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Democracy is not merely the “power of, by, and for the people.” It is not enough just to claim that, in democracy, the will and the interests (the two in no way automatically coincide) of the large majority determine state decisions. Democracy—in the way the term is used today—concerns, above all, ‘’’formal legalism’’’. Its minimal definition is ‘’the unconditional adherence to a certain set of formal rules which guarantee that antagonisms are fully absorbed into the “rules of the game.”’’’

“Democracy” means that, whatever electoral manipulation actually takes place, every political agent will unconditionally respect the results. In this sense, the U.S. presidential elections of 2000 were effectively “democratic.” Despite obvious and patent electoral manipulations in Florida, the Democratic candidate accepted his defeat. In the weeks of uncertainty after the elections, Bill Clinton made an appropriately acerbic comment: “The American people have spoken. We just don’t know what they said.” This comment should have been taken more seriously than it was meant, for it revealed how the present machinery of democracy can be problematic, to say the least. ‘’’Why should the left always and unconditionally respect the formal “rules of the game”? Why should it not, in some circumstances, put in question the legitimacy of the outcome of a formal democratic procedure?’’’[1]

In the work of Slavoj Žižek

Slavoj Žižek’s thinking with regard to political democracy is ambivalent, or nuanced, in several ways. It has gone through two broad phases. In his earliest works published in English, principally The Sublime Object of Ideology, Žižek appears to advocate a form of radical democracy, close to the positions of Ernesto Laclau, Chantal Mouffe and Yannis Stavrakakis. Since the mid-1990s, however, Žižek has become increasingly critical of democracy as a political regime, and “democracy” as a signifier around which any radical politics worthy of the name might be organized.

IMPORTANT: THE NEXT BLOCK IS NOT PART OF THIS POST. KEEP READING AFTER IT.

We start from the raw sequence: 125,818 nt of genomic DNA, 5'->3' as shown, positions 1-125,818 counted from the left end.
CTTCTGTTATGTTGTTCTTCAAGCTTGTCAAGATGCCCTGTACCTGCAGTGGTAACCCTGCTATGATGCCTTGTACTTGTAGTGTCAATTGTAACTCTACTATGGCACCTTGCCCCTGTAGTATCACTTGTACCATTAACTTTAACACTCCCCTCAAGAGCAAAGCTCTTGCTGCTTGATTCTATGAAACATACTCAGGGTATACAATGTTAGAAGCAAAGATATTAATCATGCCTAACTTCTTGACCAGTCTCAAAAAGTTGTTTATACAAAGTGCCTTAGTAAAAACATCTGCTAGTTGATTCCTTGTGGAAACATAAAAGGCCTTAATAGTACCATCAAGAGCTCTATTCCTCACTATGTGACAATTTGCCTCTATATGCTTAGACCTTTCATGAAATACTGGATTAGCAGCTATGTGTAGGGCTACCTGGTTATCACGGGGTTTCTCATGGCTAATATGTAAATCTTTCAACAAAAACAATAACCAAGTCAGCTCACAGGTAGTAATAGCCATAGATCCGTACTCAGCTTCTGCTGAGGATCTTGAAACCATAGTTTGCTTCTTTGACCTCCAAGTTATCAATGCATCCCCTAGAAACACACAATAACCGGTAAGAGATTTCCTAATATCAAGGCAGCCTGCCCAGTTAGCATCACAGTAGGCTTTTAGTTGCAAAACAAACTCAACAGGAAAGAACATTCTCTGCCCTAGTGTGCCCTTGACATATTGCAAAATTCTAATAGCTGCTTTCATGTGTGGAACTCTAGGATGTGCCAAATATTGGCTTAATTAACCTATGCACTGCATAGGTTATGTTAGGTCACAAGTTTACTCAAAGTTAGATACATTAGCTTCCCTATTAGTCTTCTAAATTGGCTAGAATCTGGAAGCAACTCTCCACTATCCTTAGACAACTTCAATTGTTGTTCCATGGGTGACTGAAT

Žižek’s early advocacy of radical democracy is rooted in his wider Lacanian premises and theory of political power. According to this position, subjects’ commitments to political regimes are never wholly symbolic, or explicable in terms of their complete identification with the regimes’ symbolic ideals (like freedom, the party, the nation …). Th is identification is rooted in what he terms a “disidentification”, wherein the subject abides by the symbolic regime on the basis of accepting a set of more or less unconscious fantasies about political enjoyment. Centrally, such fantasies posit some Others supposed to enjoy, or threatening to thieve, “our” jouissance or “way of life” – like the Muslims who George W. Bush assured us after September 2001 “hate our freedoms”, but one can think also of single mothers, the unemployed, new immigrants, and so on. For Žižek, such fantasies are always internally inconsistent and often factually erroneous, since they are really there to cover over the lack in our big Other or symbolic order: the fact that our regime, nation or community does not exist as a fully coherent, just, content and solidary symbolic order. The task of a Lacanian critique of ideology then becomes to show how these fantasies are inconsistent, in order to attack the real, motivating foundations of subjects’ identifications with them, rather than simply unmasking their symbolic ideals. In this light, The Sublime Object of Ideology defends a radical political democracy as, paradoxically, the only political regime that can institutionalize its own lack. Following Claude Lefort, Žižek describes this in terms of democracy’s keeping empty of the place of power, formerly occupied by theologically or absolutely sanctioned monarchs. Thus, Žižek writes:
It is against this background of the emptying of the place of power that we can measure the break introduced by the “democratic invention” (Lefort) in the history of [political] institutions: “democratic society” could be determined as a society whose institutional structure includes, as a part of its “normal”, “regular” reproduction, the moment of dissolution of the socio-symbolic bond, the moment of eruption of the Real: elections. Lefort interprets elections … as an act of symbolic dissolution of [the] social edifice. (SO: 146–7)